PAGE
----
Traction has a long history of utilization for patients with neck and back pain dating to ancient times. A more contemporary use of this modality involves using traction to relieve pressure from symptomatic spinal joints, nerves, and soft tissues. In our experience, this treatment is best utilized in patients with symptoms including radiating arm or leg pain, numbness, pins and needles, as well as, signs of nerve root compression. These clinical findings have been confirmed by the research attempting to identify a group of patients with neck pain most appropriate for patients the treatment.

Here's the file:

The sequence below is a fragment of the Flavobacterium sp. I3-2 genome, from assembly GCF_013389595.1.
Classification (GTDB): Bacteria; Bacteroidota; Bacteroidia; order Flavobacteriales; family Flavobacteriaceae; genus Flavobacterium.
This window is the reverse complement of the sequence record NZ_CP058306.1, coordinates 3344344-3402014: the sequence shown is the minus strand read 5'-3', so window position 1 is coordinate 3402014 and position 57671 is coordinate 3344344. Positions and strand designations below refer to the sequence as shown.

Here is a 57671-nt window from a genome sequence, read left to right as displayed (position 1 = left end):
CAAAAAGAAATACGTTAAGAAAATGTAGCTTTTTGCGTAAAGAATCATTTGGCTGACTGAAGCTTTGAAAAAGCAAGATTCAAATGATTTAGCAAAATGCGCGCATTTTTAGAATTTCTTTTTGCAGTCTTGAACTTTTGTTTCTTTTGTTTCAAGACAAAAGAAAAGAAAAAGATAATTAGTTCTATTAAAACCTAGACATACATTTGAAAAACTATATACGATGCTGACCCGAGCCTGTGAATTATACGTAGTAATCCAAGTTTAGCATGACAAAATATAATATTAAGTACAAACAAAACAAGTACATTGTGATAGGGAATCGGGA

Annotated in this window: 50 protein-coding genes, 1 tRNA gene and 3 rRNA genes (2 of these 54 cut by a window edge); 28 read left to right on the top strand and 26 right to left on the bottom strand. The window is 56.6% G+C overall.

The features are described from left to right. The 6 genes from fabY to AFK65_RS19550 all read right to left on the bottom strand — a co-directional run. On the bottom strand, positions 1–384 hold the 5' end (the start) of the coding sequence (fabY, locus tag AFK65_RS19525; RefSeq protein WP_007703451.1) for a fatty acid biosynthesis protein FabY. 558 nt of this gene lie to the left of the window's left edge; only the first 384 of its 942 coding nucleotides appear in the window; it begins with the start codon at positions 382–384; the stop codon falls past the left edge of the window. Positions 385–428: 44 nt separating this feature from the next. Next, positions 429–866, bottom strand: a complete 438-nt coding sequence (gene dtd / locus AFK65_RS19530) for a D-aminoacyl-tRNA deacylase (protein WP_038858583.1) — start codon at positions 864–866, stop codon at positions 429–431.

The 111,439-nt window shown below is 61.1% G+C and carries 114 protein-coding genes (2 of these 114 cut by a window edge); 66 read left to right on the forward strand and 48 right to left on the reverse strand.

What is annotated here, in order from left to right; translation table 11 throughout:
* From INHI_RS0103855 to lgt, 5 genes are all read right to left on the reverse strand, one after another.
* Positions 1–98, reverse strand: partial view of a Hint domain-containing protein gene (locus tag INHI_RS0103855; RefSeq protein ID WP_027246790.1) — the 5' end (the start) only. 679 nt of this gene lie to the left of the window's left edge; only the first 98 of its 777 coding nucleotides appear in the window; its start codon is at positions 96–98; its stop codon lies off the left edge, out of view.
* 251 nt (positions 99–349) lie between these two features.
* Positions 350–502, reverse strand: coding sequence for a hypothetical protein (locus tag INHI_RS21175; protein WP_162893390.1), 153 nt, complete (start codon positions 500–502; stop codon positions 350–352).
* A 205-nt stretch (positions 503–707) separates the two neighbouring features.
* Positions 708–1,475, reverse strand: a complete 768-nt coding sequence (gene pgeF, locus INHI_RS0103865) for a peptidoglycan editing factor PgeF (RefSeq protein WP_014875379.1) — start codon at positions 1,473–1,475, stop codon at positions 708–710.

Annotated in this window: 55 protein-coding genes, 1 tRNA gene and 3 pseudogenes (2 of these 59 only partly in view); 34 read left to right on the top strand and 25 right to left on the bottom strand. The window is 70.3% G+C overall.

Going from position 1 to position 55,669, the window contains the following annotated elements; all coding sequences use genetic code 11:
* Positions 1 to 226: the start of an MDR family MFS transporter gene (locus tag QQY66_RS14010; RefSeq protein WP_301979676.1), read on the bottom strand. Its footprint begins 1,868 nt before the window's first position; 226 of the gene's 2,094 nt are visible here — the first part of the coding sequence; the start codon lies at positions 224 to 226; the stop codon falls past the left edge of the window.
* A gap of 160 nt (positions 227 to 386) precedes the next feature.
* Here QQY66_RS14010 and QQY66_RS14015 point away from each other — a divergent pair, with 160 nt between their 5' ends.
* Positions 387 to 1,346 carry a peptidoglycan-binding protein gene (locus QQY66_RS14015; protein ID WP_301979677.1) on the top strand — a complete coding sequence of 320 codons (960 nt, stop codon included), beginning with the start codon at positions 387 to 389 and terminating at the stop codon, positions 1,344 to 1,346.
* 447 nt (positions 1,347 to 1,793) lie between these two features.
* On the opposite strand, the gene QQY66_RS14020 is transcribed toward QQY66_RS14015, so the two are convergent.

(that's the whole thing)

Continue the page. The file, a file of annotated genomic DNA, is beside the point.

A recent review article on the available evidence for use of traction in patients with neck pain was conducted in the journal Spine (Yang et al. 2017). 7 randomized, controlled trials were included in the analysis. As we many trials on spinal pain there was a "wash out" effect on many of the results. The differences in subjects between studies, some showing benefit but other without benefit, prevented authors from making conclusions about the participants as a whole. In general, traction provided short term benefit to patients with neck pain but these effects were less or not significant at follow up. This study adds to our existing knowledge on traction by confirming our thoughts on a specific group of patients most appropriate for this treatment, as well as, its' use as temporary relief prior to transitioning to a long term exercise program.